Pitco turns down Braun Ranch plan
Pitkin County has denied a California developer permission to build 15 luxury homes on the Braun Ranch in Woody Creek.
The development was proposed by the St. Clair Co., a Newport Beach, Calif. real estate development firm. County commissioners denied the proposal Wednesday on a 3-2 vote, citing the proposal’s failure to conform to county code in several ways.
The planned houses were to be 15,000 square feet each – the maximum allowed in the county – on parcels of about 35 acres each. In denying the application, commissioners followed the recommendation of county planning staff members.
The highly visible development drew opposition because a planned road would cross slopes of greater than 30 percent, the planned houses were not clustered to maximize remaining open space and the developer did not furnish figures on how much new traffic would be generated or commit to preserving historic structures.
But more importantly, while the developers hoped to be exempted from the county’s growth management quota system by providing four receiving sites for transferable development rights, the plan did not adequately meet the county’s standards for TDR receiver sites. TDRs are a mechanism for preserving the backcountry by purchasing development rights off a backcountry parcels for use in areas where the county deems development more appropriate.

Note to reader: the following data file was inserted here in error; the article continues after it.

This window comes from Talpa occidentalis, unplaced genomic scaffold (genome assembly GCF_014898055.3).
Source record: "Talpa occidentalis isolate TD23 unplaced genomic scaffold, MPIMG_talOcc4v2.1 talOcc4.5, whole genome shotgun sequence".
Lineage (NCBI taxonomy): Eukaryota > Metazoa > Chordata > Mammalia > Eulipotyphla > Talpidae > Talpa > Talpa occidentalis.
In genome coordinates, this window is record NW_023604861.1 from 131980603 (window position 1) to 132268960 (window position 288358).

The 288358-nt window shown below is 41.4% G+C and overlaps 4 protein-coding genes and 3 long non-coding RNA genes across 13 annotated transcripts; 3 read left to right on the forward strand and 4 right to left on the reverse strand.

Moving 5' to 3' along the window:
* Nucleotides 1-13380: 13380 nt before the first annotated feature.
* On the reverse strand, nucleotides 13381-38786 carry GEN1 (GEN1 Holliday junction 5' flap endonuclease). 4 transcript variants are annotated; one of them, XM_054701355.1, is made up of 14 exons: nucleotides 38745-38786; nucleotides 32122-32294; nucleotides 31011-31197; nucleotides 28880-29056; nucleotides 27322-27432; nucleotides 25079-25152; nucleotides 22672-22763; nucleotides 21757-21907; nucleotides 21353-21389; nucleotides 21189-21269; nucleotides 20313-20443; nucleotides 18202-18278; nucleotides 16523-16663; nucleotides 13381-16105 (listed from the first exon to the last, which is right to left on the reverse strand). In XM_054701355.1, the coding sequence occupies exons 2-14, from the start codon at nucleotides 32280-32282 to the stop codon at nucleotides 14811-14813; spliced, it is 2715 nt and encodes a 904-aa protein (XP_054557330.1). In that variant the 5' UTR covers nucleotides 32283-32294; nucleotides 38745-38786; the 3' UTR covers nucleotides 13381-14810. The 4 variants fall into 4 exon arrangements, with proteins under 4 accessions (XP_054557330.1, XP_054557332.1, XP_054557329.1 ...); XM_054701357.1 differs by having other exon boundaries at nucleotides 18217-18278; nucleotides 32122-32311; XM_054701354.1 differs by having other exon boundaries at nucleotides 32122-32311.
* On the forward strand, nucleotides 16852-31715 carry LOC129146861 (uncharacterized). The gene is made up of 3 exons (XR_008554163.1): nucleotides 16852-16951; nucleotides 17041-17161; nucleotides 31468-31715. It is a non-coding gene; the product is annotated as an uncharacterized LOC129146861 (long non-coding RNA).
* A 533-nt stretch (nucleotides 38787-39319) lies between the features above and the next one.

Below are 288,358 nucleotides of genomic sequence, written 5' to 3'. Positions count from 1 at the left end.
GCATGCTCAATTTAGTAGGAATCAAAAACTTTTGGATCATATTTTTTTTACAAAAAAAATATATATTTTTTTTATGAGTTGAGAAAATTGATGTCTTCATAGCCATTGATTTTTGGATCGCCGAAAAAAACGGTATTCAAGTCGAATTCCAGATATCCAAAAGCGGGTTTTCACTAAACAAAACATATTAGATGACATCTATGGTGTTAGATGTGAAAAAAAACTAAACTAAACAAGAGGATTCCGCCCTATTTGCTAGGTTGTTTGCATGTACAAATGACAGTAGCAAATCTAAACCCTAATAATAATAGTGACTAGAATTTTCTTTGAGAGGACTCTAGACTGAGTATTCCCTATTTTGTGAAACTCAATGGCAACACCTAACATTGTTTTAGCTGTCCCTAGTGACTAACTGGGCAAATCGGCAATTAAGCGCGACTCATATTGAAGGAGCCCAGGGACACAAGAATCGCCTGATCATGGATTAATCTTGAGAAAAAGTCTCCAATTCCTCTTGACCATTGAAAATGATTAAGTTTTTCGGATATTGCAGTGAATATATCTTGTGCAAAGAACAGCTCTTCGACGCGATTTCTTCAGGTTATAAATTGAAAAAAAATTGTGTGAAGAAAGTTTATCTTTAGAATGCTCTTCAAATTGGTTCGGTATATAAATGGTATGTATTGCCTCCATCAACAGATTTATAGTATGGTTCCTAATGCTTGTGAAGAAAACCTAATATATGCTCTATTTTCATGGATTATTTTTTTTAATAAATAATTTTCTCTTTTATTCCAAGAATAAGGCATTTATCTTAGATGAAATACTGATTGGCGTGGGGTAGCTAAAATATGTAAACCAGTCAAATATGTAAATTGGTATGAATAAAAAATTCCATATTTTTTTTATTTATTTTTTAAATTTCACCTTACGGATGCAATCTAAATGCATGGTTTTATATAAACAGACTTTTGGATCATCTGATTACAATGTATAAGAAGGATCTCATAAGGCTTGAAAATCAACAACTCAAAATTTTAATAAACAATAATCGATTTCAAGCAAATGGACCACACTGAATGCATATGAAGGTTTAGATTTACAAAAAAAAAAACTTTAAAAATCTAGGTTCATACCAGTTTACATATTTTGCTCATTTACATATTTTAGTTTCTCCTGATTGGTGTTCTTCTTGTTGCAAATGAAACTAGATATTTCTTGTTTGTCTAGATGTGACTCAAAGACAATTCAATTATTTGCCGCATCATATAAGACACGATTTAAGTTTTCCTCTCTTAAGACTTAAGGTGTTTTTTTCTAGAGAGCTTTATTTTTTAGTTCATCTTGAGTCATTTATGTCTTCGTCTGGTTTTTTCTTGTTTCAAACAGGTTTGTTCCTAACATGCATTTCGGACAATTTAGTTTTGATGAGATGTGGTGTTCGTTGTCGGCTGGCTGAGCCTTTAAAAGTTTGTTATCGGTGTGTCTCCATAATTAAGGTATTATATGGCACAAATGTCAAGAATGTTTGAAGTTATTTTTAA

Planner Suzanne Wolff said the plan is not compatible with master plans such as the Woody Creek Master Plan and is not consistent with the intent of the zoning or the character of the area.
The number of employees generated by a development is key consideration in the county’s growth management equation, and the Braun Ranch plans would draw a large number of employees, county officials predicted.
Commissioner Mick Ireland said Thursday that, based on studies by county planner Gabe Preston, the development would have added 60 to 90 employees to the local work force, exacerbating the employee housing shortage in the county. St. Clair proposed building only two employee units of up to 1,500 square feet each on the site.
“We’re not doing any more of this stuff until we get 100 percent [employee housing] mitigation,” Ireland said.
Commissioner Dorothea Farris said she voted to deny the project after balancing the backcountry land preserved by the TDRs against the impacts the development would cause to the roads, the school system and the neighborhood.
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